Terrell Owens's Darkest Days
'Since signing with the Allen Wranglers, Terrell Owens hasn't exactly been excited to talk to reporters. Back in his Philadelphia days, in the prime of his career, he used to hold press conferences all the time, sometimes in his own driveway. He couldn't wait to be on camera. He would tell reporters what questions to ask. He never shied away from a microphone: not in a locker room, not in a studio, and certainly not on his own reality show. But now that he's been relegated to the lowest rung of professional football, with no team in the NFL even interested in watching him work out, Owens hasn't been so loquacious. [more inside]
posted by the man of twists and turns
on Jun 24, 2012 -
The game that you fell in love with as a child will seem lost; a thump on the floorboard of your new Mercedes, swerved at high speeds to avoid a shadow in the night. The sights and sounds and smells of football, sensual memories that stir the passions in the soul, will be reconceived and recategorized, buried behind newer, odorless versions.
Former Bronco Nate Jackson offers wisdom on the trappings of stardom to two young draftees
posted by swift
on May 1, 2012 -
Joe Posnanski asks why football fans aren't fazed by the news that the New Orleans Saints had a bounty pool to reward players who knocked opponents out of their games.
If pitchers were offered bounties to throw at Albert Pujols' head and knock him out for a series, that would be a scandal beyond anything in memory. If we found out that Dwyane Wade was actually offered extra money to hurt Kobe Bryant in the NBA All-Star Game, he and the people offering the bounty might be suspended for life. Hockey is a violent sport, but if a team of players and coached really had pooled together money to pay anyone who could get Sidney Crosby taken off on a stretcher, wouldn't that be one of the great disgraces in the sport's history?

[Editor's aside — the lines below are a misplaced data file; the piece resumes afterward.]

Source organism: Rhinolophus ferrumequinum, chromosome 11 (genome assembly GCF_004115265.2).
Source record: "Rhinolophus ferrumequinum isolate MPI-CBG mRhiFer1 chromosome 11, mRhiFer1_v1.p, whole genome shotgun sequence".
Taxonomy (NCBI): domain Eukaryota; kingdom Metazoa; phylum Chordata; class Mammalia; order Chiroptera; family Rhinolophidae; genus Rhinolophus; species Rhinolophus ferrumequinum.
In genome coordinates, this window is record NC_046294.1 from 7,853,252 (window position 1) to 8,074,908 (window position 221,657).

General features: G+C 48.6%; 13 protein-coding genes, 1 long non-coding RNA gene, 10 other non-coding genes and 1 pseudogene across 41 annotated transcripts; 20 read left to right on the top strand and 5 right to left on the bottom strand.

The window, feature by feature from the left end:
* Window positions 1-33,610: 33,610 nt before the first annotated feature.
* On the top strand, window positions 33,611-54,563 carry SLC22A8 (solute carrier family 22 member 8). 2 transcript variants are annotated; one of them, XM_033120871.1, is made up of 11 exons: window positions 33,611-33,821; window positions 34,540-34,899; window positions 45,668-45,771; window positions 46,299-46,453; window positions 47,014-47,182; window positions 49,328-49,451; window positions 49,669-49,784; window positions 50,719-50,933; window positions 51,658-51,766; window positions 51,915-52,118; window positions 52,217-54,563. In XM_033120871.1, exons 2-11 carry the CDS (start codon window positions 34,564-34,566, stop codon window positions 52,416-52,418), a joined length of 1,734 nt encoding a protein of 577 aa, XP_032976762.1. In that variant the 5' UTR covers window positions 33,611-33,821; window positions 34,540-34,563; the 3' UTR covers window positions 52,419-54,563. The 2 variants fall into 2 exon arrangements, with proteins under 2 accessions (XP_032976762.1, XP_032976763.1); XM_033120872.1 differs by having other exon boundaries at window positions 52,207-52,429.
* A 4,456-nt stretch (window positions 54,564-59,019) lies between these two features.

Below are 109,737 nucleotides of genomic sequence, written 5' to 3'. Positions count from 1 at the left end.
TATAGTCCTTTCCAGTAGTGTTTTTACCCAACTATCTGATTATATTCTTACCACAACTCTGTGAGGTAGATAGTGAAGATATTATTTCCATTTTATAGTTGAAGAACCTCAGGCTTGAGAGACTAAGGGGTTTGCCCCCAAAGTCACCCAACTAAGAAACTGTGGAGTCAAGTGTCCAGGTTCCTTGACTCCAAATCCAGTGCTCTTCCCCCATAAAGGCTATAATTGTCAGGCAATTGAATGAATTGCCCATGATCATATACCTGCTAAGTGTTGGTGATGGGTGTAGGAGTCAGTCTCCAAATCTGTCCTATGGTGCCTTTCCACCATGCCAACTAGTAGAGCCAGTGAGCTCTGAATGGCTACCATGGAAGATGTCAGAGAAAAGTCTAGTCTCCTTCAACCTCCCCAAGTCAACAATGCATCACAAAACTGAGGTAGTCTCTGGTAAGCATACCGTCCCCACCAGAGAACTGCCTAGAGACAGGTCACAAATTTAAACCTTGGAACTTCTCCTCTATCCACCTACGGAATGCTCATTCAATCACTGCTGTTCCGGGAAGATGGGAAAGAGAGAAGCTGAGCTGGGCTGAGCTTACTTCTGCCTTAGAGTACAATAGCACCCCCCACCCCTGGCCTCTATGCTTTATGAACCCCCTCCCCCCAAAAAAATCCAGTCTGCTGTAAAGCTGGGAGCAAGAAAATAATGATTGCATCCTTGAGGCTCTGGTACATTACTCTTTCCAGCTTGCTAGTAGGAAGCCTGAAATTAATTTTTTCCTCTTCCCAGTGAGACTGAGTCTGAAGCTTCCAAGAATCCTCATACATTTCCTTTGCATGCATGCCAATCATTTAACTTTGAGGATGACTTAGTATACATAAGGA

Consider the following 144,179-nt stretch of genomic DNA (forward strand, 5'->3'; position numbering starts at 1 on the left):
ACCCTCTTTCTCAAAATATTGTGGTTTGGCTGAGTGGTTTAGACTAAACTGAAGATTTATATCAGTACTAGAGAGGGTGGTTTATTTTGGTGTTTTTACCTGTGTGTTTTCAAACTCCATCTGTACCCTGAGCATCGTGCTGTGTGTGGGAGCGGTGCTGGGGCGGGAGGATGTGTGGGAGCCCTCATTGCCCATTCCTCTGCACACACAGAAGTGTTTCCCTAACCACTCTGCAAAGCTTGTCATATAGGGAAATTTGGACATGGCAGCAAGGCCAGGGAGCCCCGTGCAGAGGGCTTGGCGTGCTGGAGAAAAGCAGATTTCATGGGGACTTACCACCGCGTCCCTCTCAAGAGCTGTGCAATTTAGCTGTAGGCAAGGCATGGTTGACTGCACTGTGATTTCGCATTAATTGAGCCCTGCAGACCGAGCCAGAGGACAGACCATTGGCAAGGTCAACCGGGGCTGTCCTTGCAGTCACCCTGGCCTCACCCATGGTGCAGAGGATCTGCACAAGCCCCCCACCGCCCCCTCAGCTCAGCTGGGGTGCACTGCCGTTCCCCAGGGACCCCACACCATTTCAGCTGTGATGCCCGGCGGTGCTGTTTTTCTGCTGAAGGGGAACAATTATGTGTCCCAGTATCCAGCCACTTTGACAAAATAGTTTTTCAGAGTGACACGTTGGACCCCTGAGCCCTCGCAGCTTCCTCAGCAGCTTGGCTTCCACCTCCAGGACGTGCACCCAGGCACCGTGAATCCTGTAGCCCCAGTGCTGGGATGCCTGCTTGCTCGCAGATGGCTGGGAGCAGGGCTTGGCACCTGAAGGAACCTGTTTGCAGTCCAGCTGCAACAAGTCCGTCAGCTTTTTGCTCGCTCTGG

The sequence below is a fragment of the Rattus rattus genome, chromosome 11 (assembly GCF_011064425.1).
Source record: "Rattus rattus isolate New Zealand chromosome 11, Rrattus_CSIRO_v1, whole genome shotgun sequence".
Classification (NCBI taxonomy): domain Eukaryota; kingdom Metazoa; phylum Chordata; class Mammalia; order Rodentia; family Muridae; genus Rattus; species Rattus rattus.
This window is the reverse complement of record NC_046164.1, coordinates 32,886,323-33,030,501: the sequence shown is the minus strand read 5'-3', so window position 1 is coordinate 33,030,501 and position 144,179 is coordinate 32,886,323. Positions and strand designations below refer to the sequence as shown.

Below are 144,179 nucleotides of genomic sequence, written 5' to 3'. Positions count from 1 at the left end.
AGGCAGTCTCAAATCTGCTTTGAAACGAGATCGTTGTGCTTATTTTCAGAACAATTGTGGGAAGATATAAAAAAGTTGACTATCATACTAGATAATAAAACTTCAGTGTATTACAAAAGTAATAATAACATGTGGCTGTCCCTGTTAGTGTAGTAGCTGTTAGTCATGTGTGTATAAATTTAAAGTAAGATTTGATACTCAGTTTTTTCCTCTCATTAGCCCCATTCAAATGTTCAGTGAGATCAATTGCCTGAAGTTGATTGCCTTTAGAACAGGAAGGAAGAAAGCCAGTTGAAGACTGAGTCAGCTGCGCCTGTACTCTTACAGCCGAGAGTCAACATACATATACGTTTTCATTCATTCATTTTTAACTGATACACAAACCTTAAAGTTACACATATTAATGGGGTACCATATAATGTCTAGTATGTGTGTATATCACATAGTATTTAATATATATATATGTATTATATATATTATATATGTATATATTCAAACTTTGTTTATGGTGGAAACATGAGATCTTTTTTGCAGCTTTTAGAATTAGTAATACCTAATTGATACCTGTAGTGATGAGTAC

So what does it say about the NFL -- and what does it say about us as football fans -- that this would happen in pro football and there would be a vague, "Eh, everybody does it, everybody's trying to hurt everybody in football anyway" reaction from so many?
posted by benbenson
on Mar 5, 2012 -
Does Football have a Future?
: Football players are anywhere from five to nineteen times more likely than a member of the general population to suffer from a dementia-like illness. This is likely a result of Chronic Traumatic Encephalopathy
), neurodegeneration caused by receiving multiple concussions or even subconcussions that are not detectable around time of impact. CTE has been linked to other mood and behavior changes, including suicidal depression (a great review of the medical literature generally),
and has been found in football players as young as 21
. And, of course, there is the sometimes debilitating physical disability (either acutely or later in life) from playing a hard-contact sport. The NFL has a long history of adjusting safety standards in bits and pieces (e.g., legalization of the forward pass
) to meet public concern over potential injury and disability from playing the sport, though still to some degree publicly denies a connection between football and brain damage
. New Yorker writer Ben McGrath